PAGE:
The Department of Criminal Justice Studies requires all majors to successfully complete CJ 680, the Field Course in Criminal Justice. The centerpiece of CJ 680 is the requirement that students engage in directed field study OR complete an internship. In either case, students are required to complete a series of assignments based either on the field study or internship that are geared toward producing a final paper at the end of the semester.
Regardless of what option is ultimately chosen, all students are expected to draw on the entirety of their education (both formal and informal) to date, with particular emphasis on their classes in criminal justice studies. Students are also expected to complete all assignments in the syllabus as specified.
Your final product should be a thoroughly edited, smartly organized research paper based on the field study or internship. All papers should fit within the general guidelines of a 20-25 page paper. You should expect to have much more information than can fit in a 20-25 paper, and your paper is expected to be the result of a process of narrowing and focusing the object of study to a key thesis supported with ample evidence from the internship or field study and placed within larger debates in the scholarly literature.
2) The expectation for this course is that students will engage in a field component. This means that either students will do an internship OR students will create and implement a research project of their own on a topic of their choosing. In the past, students have done a small number of qualitative interviews or questionnaires, but students are encouraged to utilize any and all quantitative and qualitative methodologies. The aim of this project is to supplement the library research that students will do and to gain valuable experience in creating and implementing field research. Pure library research papers will NOT be accepted. If you have any trouble on deciding on a research project, please consult me early in the semester.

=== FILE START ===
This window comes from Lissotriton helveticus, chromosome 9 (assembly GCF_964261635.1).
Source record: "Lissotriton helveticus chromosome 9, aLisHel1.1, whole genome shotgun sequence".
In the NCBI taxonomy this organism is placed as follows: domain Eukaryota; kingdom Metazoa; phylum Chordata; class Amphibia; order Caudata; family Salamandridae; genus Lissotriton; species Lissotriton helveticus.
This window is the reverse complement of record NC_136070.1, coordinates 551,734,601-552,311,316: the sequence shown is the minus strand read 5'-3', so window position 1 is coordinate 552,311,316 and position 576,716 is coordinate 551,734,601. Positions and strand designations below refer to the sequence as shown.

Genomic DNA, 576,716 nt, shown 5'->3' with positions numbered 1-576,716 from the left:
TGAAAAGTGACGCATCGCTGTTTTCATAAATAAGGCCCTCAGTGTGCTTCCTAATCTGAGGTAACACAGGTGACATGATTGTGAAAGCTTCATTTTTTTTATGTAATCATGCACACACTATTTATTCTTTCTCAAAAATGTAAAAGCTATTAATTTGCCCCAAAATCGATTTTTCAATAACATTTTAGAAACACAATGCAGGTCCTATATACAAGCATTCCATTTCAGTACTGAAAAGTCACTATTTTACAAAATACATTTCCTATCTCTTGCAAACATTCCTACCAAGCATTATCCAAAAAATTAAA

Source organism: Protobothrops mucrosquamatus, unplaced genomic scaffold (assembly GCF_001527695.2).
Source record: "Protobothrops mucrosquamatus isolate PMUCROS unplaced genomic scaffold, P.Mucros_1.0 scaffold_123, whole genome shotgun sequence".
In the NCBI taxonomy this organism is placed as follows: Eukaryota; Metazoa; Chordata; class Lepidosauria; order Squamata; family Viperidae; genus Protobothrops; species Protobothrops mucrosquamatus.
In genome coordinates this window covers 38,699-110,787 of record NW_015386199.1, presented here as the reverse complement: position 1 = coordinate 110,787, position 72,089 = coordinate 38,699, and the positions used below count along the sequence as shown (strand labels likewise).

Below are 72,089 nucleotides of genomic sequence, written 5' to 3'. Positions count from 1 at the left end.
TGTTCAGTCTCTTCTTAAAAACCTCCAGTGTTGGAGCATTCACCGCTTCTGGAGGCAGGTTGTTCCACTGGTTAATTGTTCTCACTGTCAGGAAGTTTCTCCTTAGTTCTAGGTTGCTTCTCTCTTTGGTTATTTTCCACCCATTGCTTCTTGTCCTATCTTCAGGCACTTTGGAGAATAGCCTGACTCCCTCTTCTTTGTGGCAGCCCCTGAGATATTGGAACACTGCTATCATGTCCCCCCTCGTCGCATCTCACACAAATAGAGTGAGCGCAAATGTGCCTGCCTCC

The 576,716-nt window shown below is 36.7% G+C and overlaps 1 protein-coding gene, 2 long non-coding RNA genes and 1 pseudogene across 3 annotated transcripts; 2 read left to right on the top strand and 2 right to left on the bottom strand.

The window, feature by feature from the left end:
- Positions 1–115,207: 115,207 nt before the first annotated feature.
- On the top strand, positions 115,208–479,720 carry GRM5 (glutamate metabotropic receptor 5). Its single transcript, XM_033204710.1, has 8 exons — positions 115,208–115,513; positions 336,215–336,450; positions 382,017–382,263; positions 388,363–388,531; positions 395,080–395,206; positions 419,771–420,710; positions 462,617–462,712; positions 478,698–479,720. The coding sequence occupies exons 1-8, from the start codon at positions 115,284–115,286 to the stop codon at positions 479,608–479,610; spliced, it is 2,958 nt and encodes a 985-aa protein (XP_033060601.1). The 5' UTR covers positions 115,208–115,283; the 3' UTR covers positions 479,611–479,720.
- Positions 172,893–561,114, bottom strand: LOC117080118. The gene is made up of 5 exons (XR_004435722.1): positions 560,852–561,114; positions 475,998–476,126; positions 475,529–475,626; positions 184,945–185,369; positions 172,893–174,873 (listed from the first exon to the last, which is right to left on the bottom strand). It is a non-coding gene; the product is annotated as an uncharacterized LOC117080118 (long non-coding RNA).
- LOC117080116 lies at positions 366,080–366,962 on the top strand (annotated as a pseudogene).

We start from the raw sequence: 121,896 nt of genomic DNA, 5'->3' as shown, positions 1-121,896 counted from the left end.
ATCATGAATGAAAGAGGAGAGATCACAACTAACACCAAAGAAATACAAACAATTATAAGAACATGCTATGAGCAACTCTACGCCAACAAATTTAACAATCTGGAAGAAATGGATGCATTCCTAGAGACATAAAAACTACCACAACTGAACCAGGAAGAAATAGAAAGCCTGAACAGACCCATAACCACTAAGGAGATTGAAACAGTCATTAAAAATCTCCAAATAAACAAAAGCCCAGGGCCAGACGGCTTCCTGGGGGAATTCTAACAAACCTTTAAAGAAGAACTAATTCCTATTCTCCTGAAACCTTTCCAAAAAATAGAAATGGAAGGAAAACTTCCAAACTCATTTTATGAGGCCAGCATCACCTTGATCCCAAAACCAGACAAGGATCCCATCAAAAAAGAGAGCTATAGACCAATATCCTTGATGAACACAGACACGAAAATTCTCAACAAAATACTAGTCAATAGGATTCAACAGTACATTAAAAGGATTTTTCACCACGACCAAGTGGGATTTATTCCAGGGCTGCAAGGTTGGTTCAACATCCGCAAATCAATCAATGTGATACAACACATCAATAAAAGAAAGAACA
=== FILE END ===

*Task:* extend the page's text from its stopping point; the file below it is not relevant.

3) Students completing the internship will be required to hand-in a field journal. This journal will document the student’s experience in at the internship. Additionally, some students completing field studies will also be required to complete a field journal—particularly if you are doing a study that involves either ethnographic or participant-observation methods. The field journal is intended to be a place where students make notes and observations about their internship or field research throughout the semester. Students should purchase a composition notebook which they carry with them to either their internship or field research. If you wait until you get home to make field notes, you will likely forget lots of valuable data that you observed during the day. Students who do not complete a field journal are required to turn in at the end of the semester copies of all primary research (interview transcriptions, surveys, etc.) and data analysis, including coded transcripts, development of issues and themes, and research notes.
4) Finally, students will be required to write a research paper for the end of the semester which brings together the library research and field research or internship experience, interwoven in a thoughtful analysis on a topic of the students’ choosing. Students who pursue the directed field study option must develop a project that sustains their own interest, reflects their intellectual and/or professional ambitions, and engages them in substantial fieldwork. Substantial fieldwork is defined as that which takes the same amount of time an internship would take to complete—approx. 10 hours/week. Given this rate, students completing a field study should identify their research topic, relevant literature and begin collecting data by the end of February. Students who pursue the internship option may draw on their contacts or seek the help of the instructors to locate an internship opportunity. The final paper should be a minimum of 20 pages and no more 25 pages. The paper must have at least 15 reference sources in the bibliography, at least 8 of which must be from peer reviewed sources.
This class presumes that students are proficient in research methods and have successfully completed the Introductory Research Methods in Criminal Justice (CJ 330) or a methods class in a related academic discipline (particularly Sociology 392, Political Science 492, or Psychology 400).
In addition, this class presumes that students are proficient in writing and have completed all required writing classes or testing before enrollment. Student must have either a passing score on JPET or successful completion of English 414. Students must also have completed the University’s library requirement before taking this course (see http://oasis.sfsu.edu).
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